Overweight in children and adolescents may have its most immediate consequences in emotional and social wellbeing. Teasing and bullying of children because of their weight, has long been recognised in western cultures.3 While a primary concern with childhood obesity is the affect on wellbeing, it also has significant physical health consequences. Overweight in childhood is associated with increased risk factors for heart disease such as raised blood pressure, blood cholesterol and blood sugar. Childhood obesity is likely to persist into adulthood, with overweight children having a 50 percent chance of being overweight adults. Obese adults who were overweight in adolescence have higher levels of weight related ill health. Of the many health consequences of childhood obesity, one of the most concerning is the increased prevalence of type 2 diabetes.4 Overweight and obesity also have serious economic consequences for the individual, the community and for governments. In 2003, the direct cost of obesity nationally was put at $1.3 billion per annum, with SA costs estimated at $100 million per annum.5 In 2006, national estimates of direct costs more than trebled to $3,767 billion per annum, in financial costs such as health treatments, lost productivity and $17.2 billion to lost wellbeing.6 Further research is currently being undertaken on the costs of obesity in South Australia which should provide better information about the future implications for the health system. Nonetheless, it is clear that rising rates of overweight and obesity will impact in the following ways: Loss of productivity and costs gained due to staff sickness and disability are likely to rise, as could injury rates. This will exacerbate serious workforce pressures By an increase in rates of chronic disease, there will be additional pressure on all parts of the health system including: increased demand, increased complexity of conditions, increased difficulties in diagnosis and therefore risk of problems Increased burden on facilities and need for adjustments to facilities due to dealing with obese patients (eg beds, mortuary facilities, equipment, adjustments to ambulances, increased need for disability related aids and building modifications) Increased psychological problems may increase the burden on mental health facilities Reduced numbers of volunteering7 people participating in community life and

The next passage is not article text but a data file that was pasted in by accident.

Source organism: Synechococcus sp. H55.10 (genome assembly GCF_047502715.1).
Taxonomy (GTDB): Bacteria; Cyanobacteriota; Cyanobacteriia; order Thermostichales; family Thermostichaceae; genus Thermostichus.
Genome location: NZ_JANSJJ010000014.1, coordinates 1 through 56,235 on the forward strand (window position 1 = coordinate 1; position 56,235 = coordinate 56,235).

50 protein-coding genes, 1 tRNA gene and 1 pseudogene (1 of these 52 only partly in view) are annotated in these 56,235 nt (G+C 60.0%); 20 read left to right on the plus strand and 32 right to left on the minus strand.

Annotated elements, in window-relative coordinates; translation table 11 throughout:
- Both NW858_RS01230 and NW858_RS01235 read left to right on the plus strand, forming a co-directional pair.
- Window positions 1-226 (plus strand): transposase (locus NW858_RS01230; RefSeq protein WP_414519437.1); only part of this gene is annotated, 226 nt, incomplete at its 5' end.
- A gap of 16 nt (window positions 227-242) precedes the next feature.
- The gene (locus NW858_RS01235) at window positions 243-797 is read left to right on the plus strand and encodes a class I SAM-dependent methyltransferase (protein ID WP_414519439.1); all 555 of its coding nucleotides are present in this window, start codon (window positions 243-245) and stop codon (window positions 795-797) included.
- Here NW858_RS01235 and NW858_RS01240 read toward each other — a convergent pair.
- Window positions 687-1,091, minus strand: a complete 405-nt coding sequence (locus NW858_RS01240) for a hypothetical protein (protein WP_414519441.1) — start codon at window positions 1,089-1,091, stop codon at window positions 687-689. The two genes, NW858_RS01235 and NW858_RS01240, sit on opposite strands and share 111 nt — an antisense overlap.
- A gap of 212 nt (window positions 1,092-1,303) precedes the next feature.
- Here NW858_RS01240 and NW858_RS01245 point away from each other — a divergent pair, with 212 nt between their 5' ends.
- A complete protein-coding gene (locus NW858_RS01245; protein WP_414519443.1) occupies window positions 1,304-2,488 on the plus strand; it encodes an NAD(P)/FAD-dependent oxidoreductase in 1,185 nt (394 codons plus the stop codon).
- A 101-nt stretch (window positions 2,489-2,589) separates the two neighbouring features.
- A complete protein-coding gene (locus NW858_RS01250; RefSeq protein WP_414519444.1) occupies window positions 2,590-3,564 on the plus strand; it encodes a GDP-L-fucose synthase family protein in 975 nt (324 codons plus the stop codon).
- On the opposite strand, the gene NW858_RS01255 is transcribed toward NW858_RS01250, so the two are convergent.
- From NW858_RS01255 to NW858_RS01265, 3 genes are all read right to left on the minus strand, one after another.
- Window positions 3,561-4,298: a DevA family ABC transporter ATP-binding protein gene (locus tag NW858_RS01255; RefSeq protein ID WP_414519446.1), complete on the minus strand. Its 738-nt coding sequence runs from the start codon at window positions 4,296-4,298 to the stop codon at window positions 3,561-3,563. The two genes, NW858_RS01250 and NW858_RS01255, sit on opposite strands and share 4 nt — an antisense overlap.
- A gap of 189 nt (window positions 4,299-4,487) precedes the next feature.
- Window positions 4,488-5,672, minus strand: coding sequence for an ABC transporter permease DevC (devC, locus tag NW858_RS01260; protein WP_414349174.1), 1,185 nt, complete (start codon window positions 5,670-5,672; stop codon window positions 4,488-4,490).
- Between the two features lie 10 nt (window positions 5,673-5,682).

Increased use of Pharmaceuticals associated with the management of chronic disease